But Phelps lab, in work that is as of yet unpublished, has developed a method that appears to selectively eliminate specific fears in people. The researchers put human subjects through a fear learning task, where they are taught to associate certain color squares with an electric shock. For instance, when they are shown a blue or yellow square, they are shocked, but a red square is accompanied by no shock. When this type of training is performed, people will show an unconscious reaction to the sight of a blue or yellow square days or even years after the initial training.
In Phelps’ experiments, the researchers brought their subjects back to the lab the day after training, and reminded them of the blue square’s association with shock, but didn’t mention the yellow square. The subjects were then shown the blue, yellow and red squares without shocks, a process called extinction that is already used by psychiatrists to eliminate fears. Fascinatingly, the “shock square” that the subjects were reminded of was more sensitive to extinction – on Day 3, the subjects showed no fear response to blue squares, but still showed fear when yellow squares were shown. This effect persisted for one year, with re-testing a year later finding no fear to blue squares and intact fear to yellow.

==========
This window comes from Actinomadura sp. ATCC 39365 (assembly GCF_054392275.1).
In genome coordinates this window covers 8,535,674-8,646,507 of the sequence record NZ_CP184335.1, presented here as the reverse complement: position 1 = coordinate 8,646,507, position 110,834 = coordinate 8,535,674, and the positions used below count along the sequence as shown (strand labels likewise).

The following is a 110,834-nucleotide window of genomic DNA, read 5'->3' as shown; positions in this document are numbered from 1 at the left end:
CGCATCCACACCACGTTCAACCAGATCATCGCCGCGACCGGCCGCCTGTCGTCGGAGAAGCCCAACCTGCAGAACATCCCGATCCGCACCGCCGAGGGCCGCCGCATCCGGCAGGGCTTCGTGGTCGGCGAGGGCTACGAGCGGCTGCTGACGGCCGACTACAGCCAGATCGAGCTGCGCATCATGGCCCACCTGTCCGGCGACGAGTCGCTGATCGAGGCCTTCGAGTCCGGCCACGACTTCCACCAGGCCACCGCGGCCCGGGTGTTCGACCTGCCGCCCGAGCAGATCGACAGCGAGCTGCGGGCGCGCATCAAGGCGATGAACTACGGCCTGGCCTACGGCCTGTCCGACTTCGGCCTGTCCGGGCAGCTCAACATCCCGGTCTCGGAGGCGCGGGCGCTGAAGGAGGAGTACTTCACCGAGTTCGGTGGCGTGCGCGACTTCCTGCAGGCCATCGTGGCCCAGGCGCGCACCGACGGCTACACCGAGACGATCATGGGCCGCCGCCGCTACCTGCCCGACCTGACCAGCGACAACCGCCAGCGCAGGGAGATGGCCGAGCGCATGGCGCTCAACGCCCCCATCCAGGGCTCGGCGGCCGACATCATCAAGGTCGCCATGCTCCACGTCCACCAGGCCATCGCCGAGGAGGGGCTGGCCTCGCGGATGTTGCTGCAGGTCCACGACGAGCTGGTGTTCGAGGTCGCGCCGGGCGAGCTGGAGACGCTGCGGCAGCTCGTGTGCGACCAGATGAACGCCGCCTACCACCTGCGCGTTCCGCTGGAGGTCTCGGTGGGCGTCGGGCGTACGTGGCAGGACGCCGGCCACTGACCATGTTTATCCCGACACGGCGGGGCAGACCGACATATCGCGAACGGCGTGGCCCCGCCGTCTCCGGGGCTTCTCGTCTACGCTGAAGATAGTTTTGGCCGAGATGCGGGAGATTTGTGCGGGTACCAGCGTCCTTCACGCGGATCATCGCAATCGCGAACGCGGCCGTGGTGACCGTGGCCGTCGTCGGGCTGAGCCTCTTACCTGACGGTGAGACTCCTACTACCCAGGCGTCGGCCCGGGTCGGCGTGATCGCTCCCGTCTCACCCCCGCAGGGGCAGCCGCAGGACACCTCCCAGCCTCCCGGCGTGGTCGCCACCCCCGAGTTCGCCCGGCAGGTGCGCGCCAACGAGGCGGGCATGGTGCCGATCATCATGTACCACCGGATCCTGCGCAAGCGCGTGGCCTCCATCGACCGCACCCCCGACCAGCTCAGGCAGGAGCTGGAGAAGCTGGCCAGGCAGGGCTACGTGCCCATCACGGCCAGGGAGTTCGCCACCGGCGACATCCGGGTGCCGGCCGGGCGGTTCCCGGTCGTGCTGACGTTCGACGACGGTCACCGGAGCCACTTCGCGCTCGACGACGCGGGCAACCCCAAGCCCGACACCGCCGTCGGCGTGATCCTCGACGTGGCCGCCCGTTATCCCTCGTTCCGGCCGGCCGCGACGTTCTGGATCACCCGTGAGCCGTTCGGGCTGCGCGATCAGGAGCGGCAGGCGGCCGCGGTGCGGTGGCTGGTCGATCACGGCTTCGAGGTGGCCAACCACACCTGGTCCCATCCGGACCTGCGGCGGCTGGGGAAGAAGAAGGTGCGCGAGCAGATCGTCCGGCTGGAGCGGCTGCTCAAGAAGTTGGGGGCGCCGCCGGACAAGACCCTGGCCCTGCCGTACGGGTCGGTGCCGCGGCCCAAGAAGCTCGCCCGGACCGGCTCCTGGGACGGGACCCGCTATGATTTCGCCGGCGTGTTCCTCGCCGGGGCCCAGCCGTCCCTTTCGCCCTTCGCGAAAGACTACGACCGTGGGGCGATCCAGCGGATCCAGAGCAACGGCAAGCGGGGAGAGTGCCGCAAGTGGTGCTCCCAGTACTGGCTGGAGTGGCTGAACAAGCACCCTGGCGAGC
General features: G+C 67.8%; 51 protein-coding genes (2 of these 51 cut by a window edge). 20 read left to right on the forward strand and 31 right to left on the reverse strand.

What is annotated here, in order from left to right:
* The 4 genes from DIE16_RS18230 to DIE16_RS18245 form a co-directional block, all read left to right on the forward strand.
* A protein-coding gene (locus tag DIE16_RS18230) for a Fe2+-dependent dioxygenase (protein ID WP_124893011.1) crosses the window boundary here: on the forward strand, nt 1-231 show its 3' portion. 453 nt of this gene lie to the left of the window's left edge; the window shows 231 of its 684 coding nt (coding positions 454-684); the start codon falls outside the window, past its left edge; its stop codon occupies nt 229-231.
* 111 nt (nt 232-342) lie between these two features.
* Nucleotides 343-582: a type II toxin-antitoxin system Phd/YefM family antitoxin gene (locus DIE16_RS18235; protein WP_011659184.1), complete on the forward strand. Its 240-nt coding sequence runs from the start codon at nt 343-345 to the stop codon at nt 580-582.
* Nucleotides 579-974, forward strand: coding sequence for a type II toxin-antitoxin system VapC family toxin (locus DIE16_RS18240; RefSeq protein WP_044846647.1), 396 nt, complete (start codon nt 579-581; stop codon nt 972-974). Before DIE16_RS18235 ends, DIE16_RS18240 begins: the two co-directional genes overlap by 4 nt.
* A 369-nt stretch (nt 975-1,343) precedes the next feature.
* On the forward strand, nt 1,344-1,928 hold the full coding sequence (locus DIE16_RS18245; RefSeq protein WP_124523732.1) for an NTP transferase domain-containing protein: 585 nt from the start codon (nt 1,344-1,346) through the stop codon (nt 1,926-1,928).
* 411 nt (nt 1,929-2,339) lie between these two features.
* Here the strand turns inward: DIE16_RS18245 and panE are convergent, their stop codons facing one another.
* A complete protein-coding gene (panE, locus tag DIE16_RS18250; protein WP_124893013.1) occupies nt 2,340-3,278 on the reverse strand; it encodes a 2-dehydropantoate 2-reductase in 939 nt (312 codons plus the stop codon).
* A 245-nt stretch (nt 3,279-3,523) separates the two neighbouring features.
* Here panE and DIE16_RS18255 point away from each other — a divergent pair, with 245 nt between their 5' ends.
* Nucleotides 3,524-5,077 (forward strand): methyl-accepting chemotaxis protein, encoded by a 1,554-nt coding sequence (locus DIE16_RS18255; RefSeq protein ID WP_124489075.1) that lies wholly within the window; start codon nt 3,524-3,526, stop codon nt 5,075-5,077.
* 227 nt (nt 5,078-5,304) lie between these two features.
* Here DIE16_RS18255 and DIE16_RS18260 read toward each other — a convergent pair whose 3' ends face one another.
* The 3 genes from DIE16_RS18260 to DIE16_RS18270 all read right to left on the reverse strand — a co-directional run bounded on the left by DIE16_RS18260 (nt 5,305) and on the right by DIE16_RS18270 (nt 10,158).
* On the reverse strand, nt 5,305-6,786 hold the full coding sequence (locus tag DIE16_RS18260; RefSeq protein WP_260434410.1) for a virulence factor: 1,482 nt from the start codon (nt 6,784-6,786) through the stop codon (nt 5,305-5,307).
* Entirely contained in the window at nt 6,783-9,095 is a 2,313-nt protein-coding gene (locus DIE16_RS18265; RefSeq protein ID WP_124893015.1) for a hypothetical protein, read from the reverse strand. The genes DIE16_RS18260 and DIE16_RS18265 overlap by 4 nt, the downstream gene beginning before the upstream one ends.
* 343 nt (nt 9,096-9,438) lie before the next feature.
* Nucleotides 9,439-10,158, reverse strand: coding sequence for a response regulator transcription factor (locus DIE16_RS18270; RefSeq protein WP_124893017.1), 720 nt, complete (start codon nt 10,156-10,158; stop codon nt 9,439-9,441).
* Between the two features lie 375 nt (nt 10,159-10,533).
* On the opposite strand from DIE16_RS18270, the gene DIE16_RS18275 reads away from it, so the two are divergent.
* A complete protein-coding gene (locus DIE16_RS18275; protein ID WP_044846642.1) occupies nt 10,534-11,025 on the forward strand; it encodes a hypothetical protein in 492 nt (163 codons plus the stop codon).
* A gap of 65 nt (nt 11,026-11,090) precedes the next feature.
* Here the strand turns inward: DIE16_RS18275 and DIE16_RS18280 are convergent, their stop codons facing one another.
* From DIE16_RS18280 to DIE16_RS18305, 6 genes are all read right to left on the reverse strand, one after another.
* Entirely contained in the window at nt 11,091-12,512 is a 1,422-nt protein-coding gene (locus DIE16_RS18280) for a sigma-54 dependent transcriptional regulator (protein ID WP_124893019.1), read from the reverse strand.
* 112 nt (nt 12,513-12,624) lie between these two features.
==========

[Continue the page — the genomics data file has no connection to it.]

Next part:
Phelps warned that the studies were still very preliminary, and it was unknown how this selective memory deletion could work outside of laboratory settings, or on memories that weren’t based on fear conditioning. But even she had to admit, “it seems a little like a science fiction.”
10:00 AM – The Origin Story of the Brain
I called an audible at the start of the final day of the Neuroscience 2009 meeting, deciding I had paid enough attention to obesity research yesterday to skip Sadaf Farooqi’s early-morning talk. Instead, I sat in on the symposium designed so Neuroscience can get in on the 2009 wave of Darwin birthday salutes – a collection of lectures on the evolution of brain and behavior. A favorite talking point of creationists is to argue that complex organs like the brain could not have evolved through the non-directed mechanisms of natural selection and genetic mutation. But as with other areas of evolutionary biology, this argument grows more and more ridiculous as scientists use genetic information as a roadmap back through the billion-year process of creating the incredible human brain.